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Facing the Idol Factory: A Review Article

A. Craig Troxel

Counterfeit Gods: The Empty Promises of Money, Sex, and Power, and the Only Hope that Matters, by Tim Keller. New York: Dutton, 2009, xxiv + 210 pages, $19.95.

Tim Keller, the senior pastor of Redeemer Presbyterian Church (PCA) in Manhattan, is the rising star among conservative Presbyterian ministers. His achievements are much deserved, especially given his spiritual gifts, his fine theological training at Gordon-Conwell and Westminster seminaries, his immersion into the treasury of Puritan wisdom, and his ability to communicate with skill and clarity. The success and acclaim showered upon his recent books, The Reason for God and The Prodigal God, testify amply to his growing reputation.

One naturally expects a spectrum of responses to Pastor Keller's growing popularity. However, two polar views have come to expression that actually help to segue into the main theme of Pastor Keller's new book, Counterfeit Gods: The Empty Promises of Money, Sex, and Power, and the Only Hope that Matters. The first reaction has been evident in the well-intended but astonishing praise that I can only assume embarrasses Pastor Keller. (I am thinking of the comparisons to C. S. Lewis.) Tim Keller is a fine writer and an extremely gifted communicator. But the suggestion that he bears likeness to Lewis actually does a disservice to Pastor Keller. Such touting will only cause people to hear him in the way that he undoubtedly least wants to be heard—as a celebrity; rather than as a pastor who wants to speak to his flock and readership, and in such a way that he might decrease and Christ increase. In short, perhaps some have idolized Pastor Keller.

The other reaction to Pastor Keller's recent fame has a different quality, namely that of jealousy—which of course is an idolatrous desire. Some may disagree with Pastor Keller at some points in philosophy of ministry. But it is interesting how many critiques of larger churches come from pastors of smaller churches. (I pastor a smaller church.) But some comments may be rooted in sheer envy. There was a time when I thought I would never have such thoughts towards a fellow minister. As I grow in my self-understanding, I have learned differently. And I am still learning. Maybe you do not struggle with such motives. But then again, maybe you do. That's what Counterfeit Gods is all about.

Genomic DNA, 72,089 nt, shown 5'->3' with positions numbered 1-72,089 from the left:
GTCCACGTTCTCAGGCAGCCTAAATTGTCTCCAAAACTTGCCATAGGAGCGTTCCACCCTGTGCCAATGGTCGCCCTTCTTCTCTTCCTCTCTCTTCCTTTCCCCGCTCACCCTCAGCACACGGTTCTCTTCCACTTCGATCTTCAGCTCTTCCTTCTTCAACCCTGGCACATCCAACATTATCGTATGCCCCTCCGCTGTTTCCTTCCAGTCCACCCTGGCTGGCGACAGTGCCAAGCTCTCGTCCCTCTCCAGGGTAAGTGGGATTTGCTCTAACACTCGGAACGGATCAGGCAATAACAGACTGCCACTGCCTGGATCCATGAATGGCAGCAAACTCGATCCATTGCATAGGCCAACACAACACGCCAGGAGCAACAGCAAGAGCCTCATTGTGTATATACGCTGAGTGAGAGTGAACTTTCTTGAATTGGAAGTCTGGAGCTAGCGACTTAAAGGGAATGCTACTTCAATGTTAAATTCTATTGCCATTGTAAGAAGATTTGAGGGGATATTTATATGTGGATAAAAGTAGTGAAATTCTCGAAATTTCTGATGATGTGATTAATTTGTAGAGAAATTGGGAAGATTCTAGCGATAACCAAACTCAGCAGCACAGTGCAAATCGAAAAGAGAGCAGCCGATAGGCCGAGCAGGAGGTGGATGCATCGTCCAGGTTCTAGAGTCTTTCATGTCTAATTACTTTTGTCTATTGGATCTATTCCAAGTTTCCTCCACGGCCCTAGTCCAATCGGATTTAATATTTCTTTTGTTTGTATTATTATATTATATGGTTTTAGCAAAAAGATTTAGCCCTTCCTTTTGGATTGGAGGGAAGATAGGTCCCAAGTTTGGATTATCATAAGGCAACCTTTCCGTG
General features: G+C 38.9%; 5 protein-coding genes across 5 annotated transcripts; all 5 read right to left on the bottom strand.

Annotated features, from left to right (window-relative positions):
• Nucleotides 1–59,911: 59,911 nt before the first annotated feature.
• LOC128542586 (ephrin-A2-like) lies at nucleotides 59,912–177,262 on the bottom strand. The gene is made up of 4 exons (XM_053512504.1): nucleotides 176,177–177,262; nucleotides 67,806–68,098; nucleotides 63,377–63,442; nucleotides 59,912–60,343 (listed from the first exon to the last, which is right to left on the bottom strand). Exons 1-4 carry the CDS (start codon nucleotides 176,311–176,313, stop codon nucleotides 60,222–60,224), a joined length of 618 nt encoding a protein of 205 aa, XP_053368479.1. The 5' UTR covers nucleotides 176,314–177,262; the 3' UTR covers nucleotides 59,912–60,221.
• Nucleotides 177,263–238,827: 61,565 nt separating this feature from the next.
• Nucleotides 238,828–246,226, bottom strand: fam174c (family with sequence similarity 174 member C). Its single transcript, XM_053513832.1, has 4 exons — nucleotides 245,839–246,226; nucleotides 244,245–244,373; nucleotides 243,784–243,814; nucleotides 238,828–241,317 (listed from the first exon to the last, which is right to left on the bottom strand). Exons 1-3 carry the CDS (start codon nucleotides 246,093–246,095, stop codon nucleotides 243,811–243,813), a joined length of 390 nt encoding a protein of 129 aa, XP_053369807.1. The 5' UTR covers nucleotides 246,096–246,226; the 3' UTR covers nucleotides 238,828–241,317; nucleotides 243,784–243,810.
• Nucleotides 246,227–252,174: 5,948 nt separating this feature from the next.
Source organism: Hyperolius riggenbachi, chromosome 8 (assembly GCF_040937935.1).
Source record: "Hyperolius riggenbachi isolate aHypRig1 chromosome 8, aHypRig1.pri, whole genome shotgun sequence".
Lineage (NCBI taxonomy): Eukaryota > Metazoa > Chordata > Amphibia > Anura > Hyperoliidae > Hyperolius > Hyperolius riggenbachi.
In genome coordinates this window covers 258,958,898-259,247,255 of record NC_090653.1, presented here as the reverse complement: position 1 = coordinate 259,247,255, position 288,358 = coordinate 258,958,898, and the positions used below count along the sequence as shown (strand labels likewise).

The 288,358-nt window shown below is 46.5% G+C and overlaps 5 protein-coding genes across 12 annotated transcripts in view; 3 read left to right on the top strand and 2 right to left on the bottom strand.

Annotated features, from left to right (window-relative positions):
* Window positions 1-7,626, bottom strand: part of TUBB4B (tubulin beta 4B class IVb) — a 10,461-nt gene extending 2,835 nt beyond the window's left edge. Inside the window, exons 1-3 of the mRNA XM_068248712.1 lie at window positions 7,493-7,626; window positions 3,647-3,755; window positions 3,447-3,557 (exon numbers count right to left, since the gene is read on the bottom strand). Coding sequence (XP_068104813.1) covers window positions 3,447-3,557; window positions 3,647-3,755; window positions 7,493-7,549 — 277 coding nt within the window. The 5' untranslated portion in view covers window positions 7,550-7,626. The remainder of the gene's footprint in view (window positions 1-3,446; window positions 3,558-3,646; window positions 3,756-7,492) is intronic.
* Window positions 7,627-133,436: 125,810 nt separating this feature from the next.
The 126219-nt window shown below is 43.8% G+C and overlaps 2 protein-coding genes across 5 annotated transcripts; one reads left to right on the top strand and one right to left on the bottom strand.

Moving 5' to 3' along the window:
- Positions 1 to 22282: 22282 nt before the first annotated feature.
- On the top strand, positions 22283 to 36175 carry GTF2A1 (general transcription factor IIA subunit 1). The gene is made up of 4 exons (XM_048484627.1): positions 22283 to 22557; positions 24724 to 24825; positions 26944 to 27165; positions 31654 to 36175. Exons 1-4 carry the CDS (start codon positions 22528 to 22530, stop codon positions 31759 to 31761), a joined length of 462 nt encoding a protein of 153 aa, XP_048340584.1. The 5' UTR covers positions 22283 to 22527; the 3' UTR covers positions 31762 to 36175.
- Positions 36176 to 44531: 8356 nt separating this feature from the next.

Tim Keller is right to debunk our false conception that an idol is a small figurine in your living room to which you pray and burn incense. Poet John Milton recognized that idols are truly mobile, as he states in Book 1 of Paradise Lost:

Of Baälim and Ashtaroth—those male,
These feminine. For spirits, when they please,
Can either sex assume, or both; so oft
And uncompounded is their essence pure,
Not tied or manacled with joint or limb,
Nor founded on the brittle strength of bones,
Like cumbrous flesh; but in what shape they choose,
Dilated or condensed, bright or obscure,
Can execute their airy purposes,
And works of love or enmity fulfil.

No, an idol is "anything more important to you than God, anything that absorbs your heart and imagination more than God, anything you seek to give you what only God can give" (xvii). Or as a "counterfeit god" it is "anything so central and essential to your life that, should you lose it, your life would feel hardly worth living" (xviii). Following the work of Moshe Halbertal and Avishai Margalit, Keller exposes a common misconception that an idol can only be something to which we ascribe divine attributes and refer to as our "god." In reality, an idol is whatever demands our full devotion or ultimate commitment and to which we grant ultimate value. Just because you do not address something as your deity, doesn't mean that it may not function as your god. Just like the idols of old, these contemporary idols are "bloodthirsty and hard to appease" (xiii). Akin to their pagan predecessors, modern idolaters are still willing to sacrifice their children, marriage, health, purity, job, and personal safety in order to satisfy their "god."

Biblically speaking, an idol is what we wrongly love (so as to commit spiritual adultery), or what we wrongly trust (and so make sacrifices to satisfy them), or what we obey (so as to be wrongly enslaved and controlled). Anything, even the most noble of pursuits, can end up functioning as an idol: "family and children, or career and making money, or achievement and critical acclaim, or saving 'face' and social standing ... a romantic relationship, peer approval, competence and skill, secure and comfortable circumstances, your beauty or your brains, a great political or social cause, your morality and virtue, or even success in the Christian ministry" (xviii). As such a list suggests, idols can be personal, cultural, and intellectual. But in the end, it is our hearts that "fashion these desires into idols" (3).